Using new data for unassociated galaxies with wide H I profiles and values of period and solar motion predicted by Tifft and Cocke (1984), a periodicity has been found which is significant at the conventional 5 percent level. Together with Tifft's work on galaxy pairs and small groups, this result appears to provide evidence in favor of the hypothesis that measured galaxy redshifts occur in steps of a little more than 72 km/s or a simple multiple of this period.

Power spectrum analyses of the corrected redshifts are used to search for a significant periodicity in the prescribed range 70-75 km/s. No such periodicity is found for the dwarf irregulars, but there is a possible periodicity of about 71.1 km/s for the bright spirals. In a further exploratory study, the sample of 112 spirals is divided up according to environment. The spirals in high-density regions of the cluster show no quantization, whereas those in low-density regions appear to be partially quantized in intervals of about 71.0 km/s.

The present study investigates the notion that extragalactic redshifts are periodic in ranges around 24.2, 36.3, or 72.5 km/s for an independent sample of 89 nearby spirals, in the general field, with accurately determined heliocentric redshifts. A strong periodicity of about 37.2 km/s is found, against a white noise background, for an assumed solar vector coincidental, within the uncertainties, with that corresponding to the sun's probable motion around the Galactic Center. Comparison with sets of synthetic data simulating the overall characteristics of the real data show the periodicity to be present at a high confidence level.

Published observational data on galaxies of redshift z less than about 1000 km/s are compiled in extensive tables and diagrams and analyzed, searching for additional Local Group members among fainter higher-redshift galaxies. A concentration toward the center of the Local Group and a concentration associated with NGC 55, NGC 300, and NGC 253 are identified in the south Galactic hemisphere and characterized in detail. The galaxies near the centers of the concentrations are found to obey a quantization interval of Delta-cz0 = 72.4 km/s, as for the Local Group (Tifft, 1977); the accuracy of this finding is shown to be to within + or - 8.2 km/s (for galaxies with redshifts known to + or - 8 km/s) and to within 3-4 km/s (for a subset of galaxies with more accurately measured redshifts).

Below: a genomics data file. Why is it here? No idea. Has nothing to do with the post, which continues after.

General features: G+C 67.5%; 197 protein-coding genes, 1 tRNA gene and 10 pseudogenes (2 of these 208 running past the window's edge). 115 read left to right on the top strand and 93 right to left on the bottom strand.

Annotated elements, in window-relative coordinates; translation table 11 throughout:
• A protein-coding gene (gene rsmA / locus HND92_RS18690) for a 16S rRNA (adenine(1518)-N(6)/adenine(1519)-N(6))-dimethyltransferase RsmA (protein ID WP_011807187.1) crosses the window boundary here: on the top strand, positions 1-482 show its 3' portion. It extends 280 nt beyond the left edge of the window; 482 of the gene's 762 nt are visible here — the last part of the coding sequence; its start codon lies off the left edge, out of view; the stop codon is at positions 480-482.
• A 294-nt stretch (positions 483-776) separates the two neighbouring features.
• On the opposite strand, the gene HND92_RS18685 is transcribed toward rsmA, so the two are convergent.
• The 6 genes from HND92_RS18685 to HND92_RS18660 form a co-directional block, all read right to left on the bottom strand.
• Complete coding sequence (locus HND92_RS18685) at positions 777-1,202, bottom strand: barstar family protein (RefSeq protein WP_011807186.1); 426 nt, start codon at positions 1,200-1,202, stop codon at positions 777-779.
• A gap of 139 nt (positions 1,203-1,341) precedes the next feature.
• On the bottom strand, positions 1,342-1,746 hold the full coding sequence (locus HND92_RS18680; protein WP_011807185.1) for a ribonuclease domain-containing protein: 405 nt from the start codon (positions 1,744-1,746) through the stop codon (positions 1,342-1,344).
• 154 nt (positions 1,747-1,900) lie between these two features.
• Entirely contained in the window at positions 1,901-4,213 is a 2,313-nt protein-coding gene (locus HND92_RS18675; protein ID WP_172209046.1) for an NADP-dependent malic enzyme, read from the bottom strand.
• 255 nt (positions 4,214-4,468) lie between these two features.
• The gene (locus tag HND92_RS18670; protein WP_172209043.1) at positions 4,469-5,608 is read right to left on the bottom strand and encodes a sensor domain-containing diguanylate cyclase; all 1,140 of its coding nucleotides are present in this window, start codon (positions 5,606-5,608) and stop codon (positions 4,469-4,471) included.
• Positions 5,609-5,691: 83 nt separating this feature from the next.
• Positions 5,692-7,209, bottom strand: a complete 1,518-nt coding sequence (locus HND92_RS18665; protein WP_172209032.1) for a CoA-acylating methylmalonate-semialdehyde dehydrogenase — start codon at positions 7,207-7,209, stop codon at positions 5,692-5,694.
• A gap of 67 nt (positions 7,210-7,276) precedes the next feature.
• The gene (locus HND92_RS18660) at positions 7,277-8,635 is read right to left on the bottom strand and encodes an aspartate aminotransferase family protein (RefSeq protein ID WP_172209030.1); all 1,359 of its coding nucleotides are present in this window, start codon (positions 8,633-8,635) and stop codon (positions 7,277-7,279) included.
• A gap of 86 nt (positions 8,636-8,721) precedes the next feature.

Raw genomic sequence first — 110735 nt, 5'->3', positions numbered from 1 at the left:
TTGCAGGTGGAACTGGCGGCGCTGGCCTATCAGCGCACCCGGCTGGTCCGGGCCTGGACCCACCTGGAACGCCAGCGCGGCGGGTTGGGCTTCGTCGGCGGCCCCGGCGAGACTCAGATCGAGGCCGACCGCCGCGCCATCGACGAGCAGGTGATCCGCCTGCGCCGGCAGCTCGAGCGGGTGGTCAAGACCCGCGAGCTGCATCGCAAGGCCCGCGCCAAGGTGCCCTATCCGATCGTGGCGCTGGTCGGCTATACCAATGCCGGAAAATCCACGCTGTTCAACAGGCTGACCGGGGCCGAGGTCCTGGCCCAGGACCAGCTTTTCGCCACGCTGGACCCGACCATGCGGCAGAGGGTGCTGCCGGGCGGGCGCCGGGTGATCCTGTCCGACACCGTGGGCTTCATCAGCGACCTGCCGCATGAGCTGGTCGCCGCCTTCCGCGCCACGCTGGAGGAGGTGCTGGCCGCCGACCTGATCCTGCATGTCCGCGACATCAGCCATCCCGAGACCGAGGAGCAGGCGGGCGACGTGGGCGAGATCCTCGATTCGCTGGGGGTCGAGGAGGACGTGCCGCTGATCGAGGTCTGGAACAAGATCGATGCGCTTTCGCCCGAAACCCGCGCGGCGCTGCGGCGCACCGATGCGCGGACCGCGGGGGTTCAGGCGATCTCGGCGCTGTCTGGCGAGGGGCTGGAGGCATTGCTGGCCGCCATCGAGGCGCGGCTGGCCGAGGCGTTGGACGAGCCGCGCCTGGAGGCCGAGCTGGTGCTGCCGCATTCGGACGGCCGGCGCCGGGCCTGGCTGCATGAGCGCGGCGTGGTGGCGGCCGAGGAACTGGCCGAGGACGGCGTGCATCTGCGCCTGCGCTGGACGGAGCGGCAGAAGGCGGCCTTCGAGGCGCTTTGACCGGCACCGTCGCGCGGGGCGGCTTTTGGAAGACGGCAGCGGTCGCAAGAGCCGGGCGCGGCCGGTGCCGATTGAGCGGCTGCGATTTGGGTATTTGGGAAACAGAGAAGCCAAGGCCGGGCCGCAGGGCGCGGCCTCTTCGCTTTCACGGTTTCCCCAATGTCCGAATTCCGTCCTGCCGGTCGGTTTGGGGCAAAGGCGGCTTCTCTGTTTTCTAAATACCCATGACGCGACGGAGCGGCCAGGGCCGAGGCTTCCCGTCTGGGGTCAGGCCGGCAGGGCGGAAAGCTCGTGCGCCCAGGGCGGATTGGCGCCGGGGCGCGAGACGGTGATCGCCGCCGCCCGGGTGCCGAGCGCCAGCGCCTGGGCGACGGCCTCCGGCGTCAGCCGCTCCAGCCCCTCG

Samples of 97 and 117 high-precision 21 cm redshifts of spiral galaxies within the Local Supercluster were obtained in order to test claims that extragalactic redshifts are periodic (P36 km s–1) when referred to the centre of the Galaxy. The power spectral density of the redshifts, when so referred, exhibits an extremely strong peak at 37.5 km s–1. The signal is seen independently with seven major radio telescopes. Its significance was assessed by comparison with the spectral power distributions of synthetic datasets constructed so as to closely mimic the overall properties of the real datasets employed; it was found to be real rather than due to chance at an extremely high confidence level.

Persistent claims have been made over the last ~15yr that extragalactic redshifts, when corrected for the Sun's motion around the Galactic centre, occur in multiples of ~24 or ~36km/s. A recent investigation by us of 40 spiral galaxies out to 1000km/s, with accurately measured redshifts, gave evidence of a periodicity ~37.2-37.7km/s. Here we extend our enquiry out to the edge of the Local Supercluster (~2600km/s), applying a simple and robust procedure to a total of 97 accurately determined redshifts. We find that, when corrected for related vectors close to recent estimates of the Sun's galactocentric motion, the redshifts of spirals are strongly periodic (P~37.6km/s). The formal confidence level of the result is extremely high, and the signal is seen independently with different radio telescopes. We also examine a further sample of 117 spirals observed with the 300-foot Green Bank telescope alone. The periodicity phenomenon appears strongest for the galaxies linked by group membership, but phase coherence probably holds over large regions of the Local Supercluster.

A project intended to examine the long-standing claims that extragalactic redshifts are periodic or quantized was initiated some years ago at the Royal Observatory, Edinburgh. The approach taken is outlined, and the main conclusions to date are summarized. The existence of a galactocentric redshift quantization is confirmed at a high confidence level.